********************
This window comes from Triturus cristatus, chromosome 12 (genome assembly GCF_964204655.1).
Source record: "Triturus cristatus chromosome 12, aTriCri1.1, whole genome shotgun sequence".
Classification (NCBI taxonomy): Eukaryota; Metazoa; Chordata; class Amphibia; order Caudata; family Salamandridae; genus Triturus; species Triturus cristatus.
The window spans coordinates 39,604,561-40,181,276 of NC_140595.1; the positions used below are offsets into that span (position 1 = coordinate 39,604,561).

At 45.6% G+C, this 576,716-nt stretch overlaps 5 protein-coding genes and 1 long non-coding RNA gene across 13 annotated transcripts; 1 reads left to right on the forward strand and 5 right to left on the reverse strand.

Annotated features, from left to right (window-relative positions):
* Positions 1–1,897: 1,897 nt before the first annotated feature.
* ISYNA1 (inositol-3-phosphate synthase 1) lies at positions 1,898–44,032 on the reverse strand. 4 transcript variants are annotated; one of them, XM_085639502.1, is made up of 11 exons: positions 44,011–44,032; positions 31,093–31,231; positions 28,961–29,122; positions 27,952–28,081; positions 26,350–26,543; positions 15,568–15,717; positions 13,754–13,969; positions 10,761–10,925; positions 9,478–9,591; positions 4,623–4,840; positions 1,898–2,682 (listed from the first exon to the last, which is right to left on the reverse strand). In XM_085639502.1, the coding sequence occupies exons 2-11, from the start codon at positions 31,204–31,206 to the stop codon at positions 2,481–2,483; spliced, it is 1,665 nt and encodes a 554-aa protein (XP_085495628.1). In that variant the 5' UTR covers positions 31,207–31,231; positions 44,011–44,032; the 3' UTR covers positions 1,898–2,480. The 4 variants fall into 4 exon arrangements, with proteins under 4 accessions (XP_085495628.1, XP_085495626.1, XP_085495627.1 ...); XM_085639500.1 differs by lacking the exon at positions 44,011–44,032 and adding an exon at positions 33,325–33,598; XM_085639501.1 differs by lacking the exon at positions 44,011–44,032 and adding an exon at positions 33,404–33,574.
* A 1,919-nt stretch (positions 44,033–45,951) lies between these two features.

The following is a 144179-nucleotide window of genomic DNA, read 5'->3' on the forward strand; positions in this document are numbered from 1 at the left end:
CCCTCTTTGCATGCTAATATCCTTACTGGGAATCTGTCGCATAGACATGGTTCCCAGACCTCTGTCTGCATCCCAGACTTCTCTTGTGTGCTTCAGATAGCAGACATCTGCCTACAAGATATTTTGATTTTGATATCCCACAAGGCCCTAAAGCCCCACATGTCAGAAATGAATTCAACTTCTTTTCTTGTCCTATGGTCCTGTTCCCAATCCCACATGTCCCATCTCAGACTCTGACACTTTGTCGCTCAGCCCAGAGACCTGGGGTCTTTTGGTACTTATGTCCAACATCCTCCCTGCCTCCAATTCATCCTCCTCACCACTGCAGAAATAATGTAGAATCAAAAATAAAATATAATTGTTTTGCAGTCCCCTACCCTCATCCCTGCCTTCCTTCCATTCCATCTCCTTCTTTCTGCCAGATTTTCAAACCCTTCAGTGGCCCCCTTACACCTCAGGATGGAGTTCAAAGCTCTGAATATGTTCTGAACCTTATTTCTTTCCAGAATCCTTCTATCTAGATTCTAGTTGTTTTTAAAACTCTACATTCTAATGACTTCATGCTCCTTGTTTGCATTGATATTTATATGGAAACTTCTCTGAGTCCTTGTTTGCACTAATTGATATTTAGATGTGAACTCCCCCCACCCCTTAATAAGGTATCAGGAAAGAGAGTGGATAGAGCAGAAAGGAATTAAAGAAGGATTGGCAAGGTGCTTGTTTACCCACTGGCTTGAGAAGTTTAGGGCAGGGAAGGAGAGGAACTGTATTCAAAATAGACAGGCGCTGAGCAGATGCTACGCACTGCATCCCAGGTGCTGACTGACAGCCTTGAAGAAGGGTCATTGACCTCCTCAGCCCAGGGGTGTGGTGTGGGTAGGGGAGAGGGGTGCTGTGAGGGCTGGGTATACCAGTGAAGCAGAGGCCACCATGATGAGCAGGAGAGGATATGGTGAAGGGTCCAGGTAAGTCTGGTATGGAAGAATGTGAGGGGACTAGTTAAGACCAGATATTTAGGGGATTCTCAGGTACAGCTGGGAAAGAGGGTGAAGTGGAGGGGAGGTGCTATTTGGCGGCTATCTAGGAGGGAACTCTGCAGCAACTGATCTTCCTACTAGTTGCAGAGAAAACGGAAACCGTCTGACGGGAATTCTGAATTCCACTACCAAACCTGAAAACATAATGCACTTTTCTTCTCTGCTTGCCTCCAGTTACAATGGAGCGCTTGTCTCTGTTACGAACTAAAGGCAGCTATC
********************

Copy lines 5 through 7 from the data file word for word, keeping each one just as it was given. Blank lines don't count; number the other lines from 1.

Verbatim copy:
At 45.6% G+C, this 576,716-nt stretch overlaps 5 protein-coding genes and 1 long non-coding RNA gene across 13 annotated transcripts; 1 reads left to right on the forward strand and 5 right to left on the reverse strand.

Annotated features, from left to right (window-relative positions):
* Positions 1–1,897: 1,897 nt before the first annotated feature.